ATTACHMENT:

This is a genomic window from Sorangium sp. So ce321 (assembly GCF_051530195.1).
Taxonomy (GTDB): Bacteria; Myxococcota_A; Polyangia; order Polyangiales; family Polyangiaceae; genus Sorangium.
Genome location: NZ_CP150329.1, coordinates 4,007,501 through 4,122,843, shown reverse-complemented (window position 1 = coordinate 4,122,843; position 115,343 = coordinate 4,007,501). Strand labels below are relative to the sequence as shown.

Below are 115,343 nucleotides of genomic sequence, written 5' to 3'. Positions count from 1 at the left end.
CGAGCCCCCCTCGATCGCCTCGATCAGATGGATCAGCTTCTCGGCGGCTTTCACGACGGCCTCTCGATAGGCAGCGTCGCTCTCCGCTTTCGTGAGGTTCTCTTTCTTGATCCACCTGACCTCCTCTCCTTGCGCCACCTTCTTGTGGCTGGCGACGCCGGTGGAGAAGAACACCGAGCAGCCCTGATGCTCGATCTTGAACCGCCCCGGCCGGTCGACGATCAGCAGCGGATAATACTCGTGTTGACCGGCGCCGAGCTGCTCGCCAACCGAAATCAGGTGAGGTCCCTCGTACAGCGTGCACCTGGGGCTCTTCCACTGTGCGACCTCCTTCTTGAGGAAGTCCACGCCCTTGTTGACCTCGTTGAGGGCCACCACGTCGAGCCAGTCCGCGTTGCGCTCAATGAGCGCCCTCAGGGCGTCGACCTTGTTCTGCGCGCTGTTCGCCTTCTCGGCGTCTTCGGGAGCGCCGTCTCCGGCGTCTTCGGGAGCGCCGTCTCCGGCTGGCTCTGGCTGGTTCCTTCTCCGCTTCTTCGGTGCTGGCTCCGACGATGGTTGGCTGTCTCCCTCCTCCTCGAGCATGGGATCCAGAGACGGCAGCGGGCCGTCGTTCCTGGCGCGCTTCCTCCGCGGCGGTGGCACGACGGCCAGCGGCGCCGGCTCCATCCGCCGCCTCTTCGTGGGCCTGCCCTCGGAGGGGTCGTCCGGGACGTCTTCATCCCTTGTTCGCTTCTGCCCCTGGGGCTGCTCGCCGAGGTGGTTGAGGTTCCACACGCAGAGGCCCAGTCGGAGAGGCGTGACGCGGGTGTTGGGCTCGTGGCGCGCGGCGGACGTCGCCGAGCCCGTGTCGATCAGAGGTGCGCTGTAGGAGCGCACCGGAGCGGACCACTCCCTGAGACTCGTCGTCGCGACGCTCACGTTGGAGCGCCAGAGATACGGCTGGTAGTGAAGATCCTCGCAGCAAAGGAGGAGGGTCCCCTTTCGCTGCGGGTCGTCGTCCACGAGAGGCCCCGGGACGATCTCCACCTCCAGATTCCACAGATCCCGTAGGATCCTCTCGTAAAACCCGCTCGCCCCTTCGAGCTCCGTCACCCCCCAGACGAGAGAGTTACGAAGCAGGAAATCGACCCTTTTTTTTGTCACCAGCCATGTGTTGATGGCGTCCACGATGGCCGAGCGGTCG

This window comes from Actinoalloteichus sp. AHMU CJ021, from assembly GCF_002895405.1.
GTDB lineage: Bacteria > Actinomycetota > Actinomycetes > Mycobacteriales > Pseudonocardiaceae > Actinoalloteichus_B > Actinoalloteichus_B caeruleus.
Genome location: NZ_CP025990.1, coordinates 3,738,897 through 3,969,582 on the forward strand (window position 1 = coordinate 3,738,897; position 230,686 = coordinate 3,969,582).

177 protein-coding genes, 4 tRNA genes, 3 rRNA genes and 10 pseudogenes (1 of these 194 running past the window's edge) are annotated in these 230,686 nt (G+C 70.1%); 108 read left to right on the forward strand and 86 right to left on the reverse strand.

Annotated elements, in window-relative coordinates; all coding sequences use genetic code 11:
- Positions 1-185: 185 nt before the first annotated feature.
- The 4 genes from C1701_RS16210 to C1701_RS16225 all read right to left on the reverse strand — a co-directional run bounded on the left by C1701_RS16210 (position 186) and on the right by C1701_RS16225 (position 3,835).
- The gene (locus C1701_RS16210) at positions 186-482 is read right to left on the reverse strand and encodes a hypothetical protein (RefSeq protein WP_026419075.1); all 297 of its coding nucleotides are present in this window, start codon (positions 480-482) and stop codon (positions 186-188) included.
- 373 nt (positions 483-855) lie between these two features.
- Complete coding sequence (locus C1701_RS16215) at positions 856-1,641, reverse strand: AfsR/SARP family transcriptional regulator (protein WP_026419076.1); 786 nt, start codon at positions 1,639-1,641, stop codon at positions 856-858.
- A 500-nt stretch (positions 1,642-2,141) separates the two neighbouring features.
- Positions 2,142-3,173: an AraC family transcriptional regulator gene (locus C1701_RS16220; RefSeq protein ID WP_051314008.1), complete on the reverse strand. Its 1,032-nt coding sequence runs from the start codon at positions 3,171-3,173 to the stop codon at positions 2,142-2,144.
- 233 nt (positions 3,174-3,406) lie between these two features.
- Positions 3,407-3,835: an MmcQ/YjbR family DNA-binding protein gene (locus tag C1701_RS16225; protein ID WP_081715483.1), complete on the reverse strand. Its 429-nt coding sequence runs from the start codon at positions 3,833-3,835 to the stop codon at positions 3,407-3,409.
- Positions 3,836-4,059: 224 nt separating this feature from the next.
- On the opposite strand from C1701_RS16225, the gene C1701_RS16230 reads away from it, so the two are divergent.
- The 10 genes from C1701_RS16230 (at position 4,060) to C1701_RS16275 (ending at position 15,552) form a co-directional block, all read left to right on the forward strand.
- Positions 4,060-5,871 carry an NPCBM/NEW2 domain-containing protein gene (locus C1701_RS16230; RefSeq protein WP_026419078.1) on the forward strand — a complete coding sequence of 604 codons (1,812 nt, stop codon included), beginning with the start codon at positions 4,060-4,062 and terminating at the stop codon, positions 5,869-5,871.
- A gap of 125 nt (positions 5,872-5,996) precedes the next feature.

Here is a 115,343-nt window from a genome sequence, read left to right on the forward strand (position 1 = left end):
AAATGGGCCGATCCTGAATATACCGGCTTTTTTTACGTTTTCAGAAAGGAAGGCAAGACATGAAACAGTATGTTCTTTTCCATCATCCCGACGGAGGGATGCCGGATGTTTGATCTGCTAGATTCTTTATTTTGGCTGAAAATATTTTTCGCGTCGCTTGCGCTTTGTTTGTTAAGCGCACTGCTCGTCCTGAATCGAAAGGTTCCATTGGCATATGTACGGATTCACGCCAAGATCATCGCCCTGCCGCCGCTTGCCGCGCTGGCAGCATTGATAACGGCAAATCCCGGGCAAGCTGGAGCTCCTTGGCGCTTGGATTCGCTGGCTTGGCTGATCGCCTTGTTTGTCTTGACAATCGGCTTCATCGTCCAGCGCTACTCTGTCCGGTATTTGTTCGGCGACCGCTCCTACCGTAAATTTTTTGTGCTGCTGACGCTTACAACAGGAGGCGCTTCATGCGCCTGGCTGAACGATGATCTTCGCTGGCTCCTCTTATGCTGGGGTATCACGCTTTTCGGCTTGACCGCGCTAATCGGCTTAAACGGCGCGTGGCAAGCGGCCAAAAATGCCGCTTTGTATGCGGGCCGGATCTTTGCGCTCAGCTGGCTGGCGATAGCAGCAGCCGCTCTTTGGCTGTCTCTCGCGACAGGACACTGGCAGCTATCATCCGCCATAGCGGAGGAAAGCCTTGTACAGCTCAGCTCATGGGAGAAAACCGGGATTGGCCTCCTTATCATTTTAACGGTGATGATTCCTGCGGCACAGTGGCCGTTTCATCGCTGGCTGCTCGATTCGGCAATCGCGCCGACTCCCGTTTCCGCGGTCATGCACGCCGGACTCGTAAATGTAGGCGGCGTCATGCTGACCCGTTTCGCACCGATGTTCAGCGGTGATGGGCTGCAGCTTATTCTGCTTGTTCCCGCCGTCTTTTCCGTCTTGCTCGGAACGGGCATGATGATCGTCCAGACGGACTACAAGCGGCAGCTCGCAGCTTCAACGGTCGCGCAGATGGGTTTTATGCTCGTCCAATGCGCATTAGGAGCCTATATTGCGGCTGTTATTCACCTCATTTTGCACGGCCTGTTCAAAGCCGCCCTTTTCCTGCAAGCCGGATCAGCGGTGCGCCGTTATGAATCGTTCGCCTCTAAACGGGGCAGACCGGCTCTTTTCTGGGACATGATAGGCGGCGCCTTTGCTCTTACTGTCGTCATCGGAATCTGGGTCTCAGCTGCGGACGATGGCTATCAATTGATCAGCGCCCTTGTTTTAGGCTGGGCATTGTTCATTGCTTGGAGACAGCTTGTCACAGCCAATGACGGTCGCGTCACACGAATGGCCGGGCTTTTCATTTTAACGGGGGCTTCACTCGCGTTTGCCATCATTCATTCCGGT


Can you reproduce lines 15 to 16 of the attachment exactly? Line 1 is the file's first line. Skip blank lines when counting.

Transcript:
- Complete coding sequence (locus C1701_RS16215) at positions 856-1,641, reverse strand: AfsR/SARP family transcriptional regulator (protein WP_026419076.1); 786 nt, start codon at positions 1,639-1,641, stop codon at positions 856-858.
- A 500-nt stretch (positions 1,642-2,141) separates the two neighbouring features.